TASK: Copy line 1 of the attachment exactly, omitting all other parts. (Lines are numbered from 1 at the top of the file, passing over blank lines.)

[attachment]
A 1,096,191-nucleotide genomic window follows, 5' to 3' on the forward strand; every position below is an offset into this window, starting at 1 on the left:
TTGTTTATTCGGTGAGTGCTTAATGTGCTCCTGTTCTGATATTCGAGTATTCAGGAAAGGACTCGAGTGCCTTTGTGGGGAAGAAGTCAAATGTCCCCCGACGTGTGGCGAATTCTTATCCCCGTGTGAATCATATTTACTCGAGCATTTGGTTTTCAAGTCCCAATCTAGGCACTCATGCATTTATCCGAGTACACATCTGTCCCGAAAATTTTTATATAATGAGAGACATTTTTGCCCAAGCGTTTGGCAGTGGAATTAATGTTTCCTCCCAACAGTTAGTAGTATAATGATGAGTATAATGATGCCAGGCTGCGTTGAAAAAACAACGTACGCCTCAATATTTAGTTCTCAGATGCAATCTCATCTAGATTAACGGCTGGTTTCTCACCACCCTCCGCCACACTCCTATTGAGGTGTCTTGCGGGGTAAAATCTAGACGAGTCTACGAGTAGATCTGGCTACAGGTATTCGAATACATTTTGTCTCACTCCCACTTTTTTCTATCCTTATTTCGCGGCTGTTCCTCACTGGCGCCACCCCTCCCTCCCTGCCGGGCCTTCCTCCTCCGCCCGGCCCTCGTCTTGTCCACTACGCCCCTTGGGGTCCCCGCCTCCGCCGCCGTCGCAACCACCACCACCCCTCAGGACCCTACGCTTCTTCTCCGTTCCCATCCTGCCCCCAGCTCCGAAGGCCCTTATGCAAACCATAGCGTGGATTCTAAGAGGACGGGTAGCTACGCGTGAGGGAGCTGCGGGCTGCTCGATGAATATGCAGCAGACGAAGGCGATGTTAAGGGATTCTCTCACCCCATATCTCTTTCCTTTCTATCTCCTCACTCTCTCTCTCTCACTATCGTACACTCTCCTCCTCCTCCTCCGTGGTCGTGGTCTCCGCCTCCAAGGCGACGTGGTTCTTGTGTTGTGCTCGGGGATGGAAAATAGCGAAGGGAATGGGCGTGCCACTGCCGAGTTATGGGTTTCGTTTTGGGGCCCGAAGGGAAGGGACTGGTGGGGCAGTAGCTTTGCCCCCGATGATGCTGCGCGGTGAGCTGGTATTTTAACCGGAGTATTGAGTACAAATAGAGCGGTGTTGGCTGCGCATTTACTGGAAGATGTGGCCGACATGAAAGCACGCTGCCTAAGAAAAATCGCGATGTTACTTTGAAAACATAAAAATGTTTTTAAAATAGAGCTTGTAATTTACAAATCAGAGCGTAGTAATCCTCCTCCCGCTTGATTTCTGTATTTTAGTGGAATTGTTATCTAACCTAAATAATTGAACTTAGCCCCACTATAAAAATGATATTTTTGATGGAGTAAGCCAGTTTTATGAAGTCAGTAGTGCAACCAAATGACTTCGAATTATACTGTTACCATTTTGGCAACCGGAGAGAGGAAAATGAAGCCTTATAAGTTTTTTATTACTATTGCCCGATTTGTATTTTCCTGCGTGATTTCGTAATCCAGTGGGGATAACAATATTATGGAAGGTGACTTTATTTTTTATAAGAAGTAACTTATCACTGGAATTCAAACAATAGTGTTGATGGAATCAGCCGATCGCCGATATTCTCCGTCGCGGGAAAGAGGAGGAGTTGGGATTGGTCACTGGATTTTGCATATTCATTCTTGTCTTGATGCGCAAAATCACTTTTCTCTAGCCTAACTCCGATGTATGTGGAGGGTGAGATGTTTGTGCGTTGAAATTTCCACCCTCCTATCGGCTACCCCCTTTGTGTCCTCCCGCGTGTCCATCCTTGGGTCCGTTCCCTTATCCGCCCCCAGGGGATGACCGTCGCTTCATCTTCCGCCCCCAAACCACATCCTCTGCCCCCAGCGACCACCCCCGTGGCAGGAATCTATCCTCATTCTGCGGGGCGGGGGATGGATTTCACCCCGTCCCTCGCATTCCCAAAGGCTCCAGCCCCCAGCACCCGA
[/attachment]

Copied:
A 1,096,191-nucleotide genomic window follows, 5' to 3' on the forward strand; every position below is an offset into this window, starting at 1 on the left: